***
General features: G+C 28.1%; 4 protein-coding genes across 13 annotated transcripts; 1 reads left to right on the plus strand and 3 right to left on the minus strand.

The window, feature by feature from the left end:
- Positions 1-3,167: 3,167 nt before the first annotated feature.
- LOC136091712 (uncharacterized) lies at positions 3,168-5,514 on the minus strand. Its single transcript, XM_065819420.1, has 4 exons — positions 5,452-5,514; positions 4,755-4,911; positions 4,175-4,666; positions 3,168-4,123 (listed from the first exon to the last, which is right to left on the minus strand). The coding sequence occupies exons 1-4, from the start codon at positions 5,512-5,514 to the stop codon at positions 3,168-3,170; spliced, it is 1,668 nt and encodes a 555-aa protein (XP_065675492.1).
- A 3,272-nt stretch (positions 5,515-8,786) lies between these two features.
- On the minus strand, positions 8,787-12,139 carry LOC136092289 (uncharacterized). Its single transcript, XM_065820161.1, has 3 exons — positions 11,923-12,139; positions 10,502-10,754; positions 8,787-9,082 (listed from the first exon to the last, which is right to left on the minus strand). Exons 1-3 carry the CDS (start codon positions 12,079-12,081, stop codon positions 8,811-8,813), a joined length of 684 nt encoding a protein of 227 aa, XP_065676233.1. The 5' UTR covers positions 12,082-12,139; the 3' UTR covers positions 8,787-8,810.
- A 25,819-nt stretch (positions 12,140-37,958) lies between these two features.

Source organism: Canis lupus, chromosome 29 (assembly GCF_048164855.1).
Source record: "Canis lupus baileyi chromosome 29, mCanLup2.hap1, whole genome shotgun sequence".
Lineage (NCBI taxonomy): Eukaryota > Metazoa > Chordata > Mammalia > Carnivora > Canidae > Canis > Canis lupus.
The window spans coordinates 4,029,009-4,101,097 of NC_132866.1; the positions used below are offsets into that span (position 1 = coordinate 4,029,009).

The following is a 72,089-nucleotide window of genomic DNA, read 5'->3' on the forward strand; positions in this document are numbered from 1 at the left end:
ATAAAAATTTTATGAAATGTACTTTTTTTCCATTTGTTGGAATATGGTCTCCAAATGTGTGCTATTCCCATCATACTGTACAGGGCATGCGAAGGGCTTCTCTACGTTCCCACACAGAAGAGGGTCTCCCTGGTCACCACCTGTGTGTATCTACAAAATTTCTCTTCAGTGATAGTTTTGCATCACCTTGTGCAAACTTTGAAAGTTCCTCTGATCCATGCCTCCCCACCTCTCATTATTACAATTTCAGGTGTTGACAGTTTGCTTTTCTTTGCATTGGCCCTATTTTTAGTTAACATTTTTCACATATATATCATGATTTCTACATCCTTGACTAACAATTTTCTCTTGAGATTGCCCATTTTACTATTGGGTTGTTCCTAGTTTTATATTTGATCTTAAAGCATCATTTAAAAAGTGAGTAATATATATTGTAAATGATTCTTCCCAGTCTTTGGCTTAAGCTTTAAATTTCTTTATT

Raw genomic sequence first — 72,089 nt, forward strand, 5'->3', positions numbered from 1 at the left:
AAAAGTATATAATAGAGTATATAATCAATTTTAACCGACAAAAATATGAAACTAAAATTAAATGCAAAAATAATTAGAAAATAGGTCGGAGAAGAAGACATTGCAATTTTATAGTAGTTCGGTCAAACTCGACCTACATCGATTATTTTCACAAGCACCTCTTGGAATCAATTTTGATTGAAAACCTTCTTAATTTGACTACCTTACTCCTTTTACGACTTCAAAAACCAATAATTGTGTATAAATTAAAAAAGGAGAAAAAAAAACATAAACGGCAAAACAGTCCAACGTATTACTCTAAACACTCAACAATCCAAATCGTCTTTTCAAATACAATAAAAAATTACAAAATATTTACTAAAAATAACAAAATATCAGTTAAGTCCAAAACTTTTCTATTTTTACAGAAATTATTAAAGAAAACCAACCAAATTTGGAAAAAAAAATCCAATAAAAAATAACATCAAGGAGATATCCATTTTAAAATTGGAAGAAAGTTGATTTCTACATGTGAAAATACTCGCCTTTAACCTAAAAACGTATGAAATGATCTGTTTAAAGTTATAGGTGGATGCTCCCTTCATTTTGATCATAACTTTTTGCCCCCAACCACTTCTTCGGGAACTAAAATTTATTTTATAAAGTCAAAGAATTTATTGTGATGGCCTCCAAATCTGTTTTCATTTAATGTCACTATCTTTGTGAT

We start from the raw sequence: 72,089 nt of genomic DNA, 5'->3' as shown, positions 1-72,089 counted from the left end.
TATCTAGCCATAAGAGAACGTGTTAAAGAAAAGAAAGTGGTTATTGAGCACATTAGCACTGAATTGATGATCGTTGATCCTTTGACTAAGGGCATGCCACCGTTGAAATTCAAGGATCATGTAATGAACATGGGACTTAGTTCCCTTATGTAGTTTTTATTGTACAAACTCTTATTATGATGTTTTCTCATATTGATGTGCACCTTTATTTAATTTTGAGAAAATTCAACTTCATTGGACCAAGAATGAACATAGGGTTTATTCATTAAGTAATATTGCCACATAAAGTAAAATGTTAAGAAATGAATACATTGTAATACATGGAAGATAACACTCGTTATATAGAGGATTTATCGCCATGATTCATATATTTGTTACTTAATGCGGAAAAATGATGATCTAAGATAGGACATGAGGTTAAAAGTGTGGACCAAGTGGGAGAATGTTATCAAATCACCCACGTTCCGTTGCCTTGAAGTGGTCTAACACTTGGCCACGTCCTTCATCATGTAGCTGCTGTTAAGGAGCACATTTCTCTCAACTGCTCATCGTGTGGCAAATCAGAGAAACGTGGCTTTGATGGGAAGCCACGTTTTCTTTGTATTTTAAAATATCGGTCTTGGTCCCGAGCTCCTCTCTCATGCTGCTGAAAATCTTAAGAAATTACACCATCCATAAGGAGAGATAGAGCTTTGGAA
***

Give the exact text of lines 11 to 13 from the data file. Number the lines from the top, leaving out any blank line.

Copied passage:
The window spans coordinates 4,029,009-4,101,097 of NC_132866.1; the positions used below are offsets into that span (position 1 = coordinate 4,029,009).

The following is a 72,089-nucleotide window of genomic DNA, read 5'->3' on the forward strand; positions in this document are numbered from 1 at the left end:
ATAAAAATTTTATGAAATGTACTTTTTTTCCATTTGTTGGAATATGGTCTCCAAATGTGTGCTATTCCCATCATACTGTACAGGGCATGCGAAGGGCTTCTCTACGTTCCCACACAGAAGAGGGTCTCCCTGGTCACCACCTGTGTGTATCTACAAAATTTCTCTTCAGTGATAGTTTTGCATCACCTTGTGCAAACTTTGAAAGTTCCTCTGATCCATGCCTCCCCACCTCTCATTATTACAATTTCAGGTGTTGACAGTTTGCTTTTCTTTGCATTGGCCCTATTTTTAGTTAACATTTTTCACATATATATCATGATTTCTACATCCTTGACTAACAATTTTCTCTTGAGATTGCCCATTTTACTATTGGGTTGTTCCTAGTTTTATATTTGATCTTAAAGCATCATTTAAAAAGTGAGTAATATATATTGTAAATGATTCTTCCCAGTCTTTGGCTTAAGCTTTAAATTTCTTTATT